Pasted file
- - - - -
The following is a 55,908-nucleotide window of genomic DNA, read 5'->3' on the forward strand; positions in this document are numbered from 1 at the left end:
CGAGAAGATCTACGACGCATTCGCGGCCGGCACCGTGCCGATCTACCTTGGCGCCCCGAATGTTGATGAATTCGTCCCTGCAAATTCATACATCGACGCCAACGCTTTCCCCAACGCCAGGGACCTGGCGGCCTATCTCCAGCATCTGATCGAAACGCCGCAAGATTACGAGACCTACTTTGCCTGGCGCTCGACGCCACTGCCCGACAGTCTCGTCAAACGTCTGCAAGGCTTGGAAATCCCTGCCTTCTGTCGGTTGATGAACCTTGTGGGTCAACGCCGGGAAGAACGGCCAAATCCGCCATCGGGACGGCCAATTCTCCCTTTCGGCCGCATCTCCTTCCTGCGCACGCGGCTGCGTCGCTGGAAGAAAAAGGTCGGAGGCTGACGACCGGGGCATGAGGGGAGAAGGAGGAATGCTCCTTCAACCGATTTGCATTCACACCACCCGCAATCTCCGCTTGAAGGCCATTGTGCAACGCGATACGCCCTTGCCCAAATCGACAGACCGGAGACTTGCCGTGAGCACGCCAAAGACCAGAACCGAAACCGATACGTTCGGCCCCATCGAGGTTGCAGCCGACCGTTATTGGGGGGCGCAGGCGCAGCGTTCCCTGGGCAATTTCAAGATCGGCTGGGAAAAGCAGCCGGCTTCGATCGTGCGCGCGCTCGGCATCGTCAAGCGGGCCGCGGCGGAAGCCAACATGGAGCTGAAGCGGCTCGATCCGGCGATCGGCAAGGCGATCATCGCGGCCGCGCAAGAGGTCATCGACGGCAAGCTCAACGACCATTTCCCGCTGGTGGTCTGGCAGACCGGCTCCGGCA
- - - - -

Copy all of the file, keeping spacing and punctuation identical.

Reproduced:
The following is a 55,908-nucleotide window of genomic DNA, read 5'->3' on the forward strand; positions in this document are numbered from 1 at the left end:
CGAGAAGATCTACGACGCATTCGCGGCCGGCACCGTGCCGATCTACCTTGGCGCCCCGAATGTTGATGAATTCGTCCCTGCAAATTCATACATCGACGCCAACGCTTTCCCCAACGCCAGGGACCTGGCGGCCTATCTCCAGCATCTGATCGAAACGCCGCAAGATTACGAGACCTACTTTGCCTGGCGCTCGACGCCACTGCCCGACAGTCTCGTCAAACGTCTGCAAGGCTTGGAAATCCCTGCCTTCTGTCGGTTGATGAACCTTGTGGGTCAACGCCGGGAAGAACGGCCAAATCCGCCATCGGGACGGCCAATTCTCCCTTTCGGCCGCATCTCCTTCCTGCGCACGCGGCTGCGTCGCTGGAAGAAAAAGGTCGGAGGCTGACGACCGGGGCATGAGGGGAGAAGGAGGAATGCTCCTTCAACCGATTTGCATTCACACCACCCGCAATCTCCGCTTGAAGGCCATTGTGCAACGCGATACGCCCTTGCCCAAATCGACAGACCGGAGACTTGCCGTGAGCACGCCAAAGACCAGAACCGAAACCGATACGTTCGGCCCCATCGAGGTTGCAGCCGACCGTTATTGGGGGGCGCAGGCGCAGCGTTCCCTGGGCAATTTCAAGATCGGCTGGGAAAAGCAGCCGGCTTCGATCGTGCGCGCGCTCGGCATCGTCAAGCGGGCCGCGGCGGAAGCCAACATGGAGCTGAAGCGGCTCGATCCGGCGATCGGCAAGGCGATCATCGCGGCCGCGCAAGAGGTCATCGACGGCAAGCTCAACGACCATTTCCCGCTGGTGGTCTGGCAGACCGGCTCCGGCA